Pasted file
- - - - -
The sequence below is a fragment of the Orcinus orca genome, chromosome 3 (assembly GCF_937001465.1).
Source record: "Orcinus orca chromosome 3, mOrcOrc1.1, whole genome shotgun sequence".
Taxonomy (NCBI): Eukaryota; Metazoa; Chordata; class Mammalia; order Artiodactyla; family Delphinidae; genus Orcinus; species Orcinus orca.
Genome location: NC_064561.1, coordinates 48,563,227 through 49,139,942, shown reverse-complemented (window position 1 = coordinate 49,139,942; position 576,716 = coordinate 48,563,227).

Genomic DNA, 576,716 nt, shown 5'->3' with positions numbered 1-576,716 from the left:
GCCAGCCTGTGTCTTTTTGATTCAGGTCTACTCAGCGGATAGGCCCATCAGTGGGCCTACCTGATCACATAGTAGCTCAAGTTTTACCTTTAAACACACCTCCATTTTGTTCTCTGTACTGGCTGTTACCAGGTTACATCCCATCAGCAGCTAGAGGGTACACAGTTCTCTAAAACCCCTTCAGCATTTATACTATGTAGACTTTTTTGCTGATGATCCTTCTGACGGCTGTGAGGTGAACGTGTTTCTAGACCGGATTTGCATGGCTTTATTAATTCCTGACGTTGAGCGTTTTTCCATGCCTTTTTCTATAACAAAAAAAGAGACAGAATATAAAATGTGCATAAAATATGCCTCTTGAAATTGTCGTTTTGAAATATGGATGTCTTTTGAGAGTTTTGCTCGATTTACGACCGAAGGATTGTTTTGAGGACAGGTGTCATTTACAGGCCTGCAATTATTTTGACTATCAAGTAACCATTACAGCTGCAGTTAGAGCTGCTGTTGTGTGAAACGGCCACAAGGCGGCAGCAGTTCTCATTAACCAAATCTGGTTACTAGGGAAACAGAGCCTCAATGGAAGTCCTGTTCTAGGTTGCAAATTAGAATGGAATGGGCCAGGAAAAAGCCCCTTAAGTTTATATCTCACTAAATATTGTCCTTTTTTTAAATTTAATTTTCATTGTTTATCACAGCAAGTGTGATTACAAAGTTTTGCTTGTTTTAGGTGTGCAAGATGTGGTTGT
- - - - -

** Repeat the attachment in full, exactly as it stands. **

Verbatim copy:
The sequence below is a fragment of the Orcinus orca genome, chromosome 3 (assembly GCF_937001465.1).
Source record: "Orcinus orca chromosome 3, mOrcOrc1.1, whole genome shotgun sequence".
Taxonomy (NCBI): Eukaryota; Metazoa; Chordata; class Mammalia; order Artiodactyla; family Delphinidae; genus Orcinus; species Orcinus orca.
Genome location: NC_064561.1, coordinates 48,563,227 through 49,139,942, shown reverse-complemented (window position 1 = coordinate 49,139,942; position 576,716 = coordinate 48,563,227).

Genomic DNA, 576,716 nt, shown 5'->3' with positions numbered 1-576,716 from the left:
GCCAGCCTGTGTCTTTTTGATTCAGGTCTACTCAGCGGATAGGCCCATCAGTGGGCCTACCTGATCACATAGTAGCTCAAGTTTTACCTTTAAACACACCTCCATTTTGTTCTCTGTACTGGCTGTTACCAGGTTACATCCCATCAGCAGCTAGAGGGTACACAGTTCTCTAAAACCCCTTCAGCATTTATACTATGTAGACTTTTTTGCTGATGATCCTTCTGACGGCTGTGAGGTGAACGTGTTTCTAGACCGGATTTGCATGGCTTTATTAATTCCTGACGTTGAGCGTTTTTCCATGCCTTTTTCTATAACAAAAAAAGAGACAGAATATAAAATGTGCATAAAATATGCCTCTTGAAATTGTCGTTTTGAAATATGGATGTCTTTTGAGAGTTTTGCTCGATTTACGACCGAAGGATTGTTTTGAGGACAGGTGTCATTTACAGGCCTGCAATTATTTTGACTATCAAGTAACCATTACAGCTGCAGTTAGAGCTGCTGTTGTGTGAAACGGCCACAAGGCGGCAGCAGTTCTCATTAACCAAATCTGGTTACTAGGGAAACAGAGCCTCAATGGAAGTCCTGTTCTAGGTTGCAAATTAGAATGGAATGGGCCAGGAAAAAGCCCCTTAAGTTTATATCTCACTAAATATTGTCCTTTTTTTAAATTTAATTTTCATTGTTTATCACAGCAAGTGTGATTACAAAGTTTTGCTTGTTTTAGGTGTGCAAGATGTGGTTGT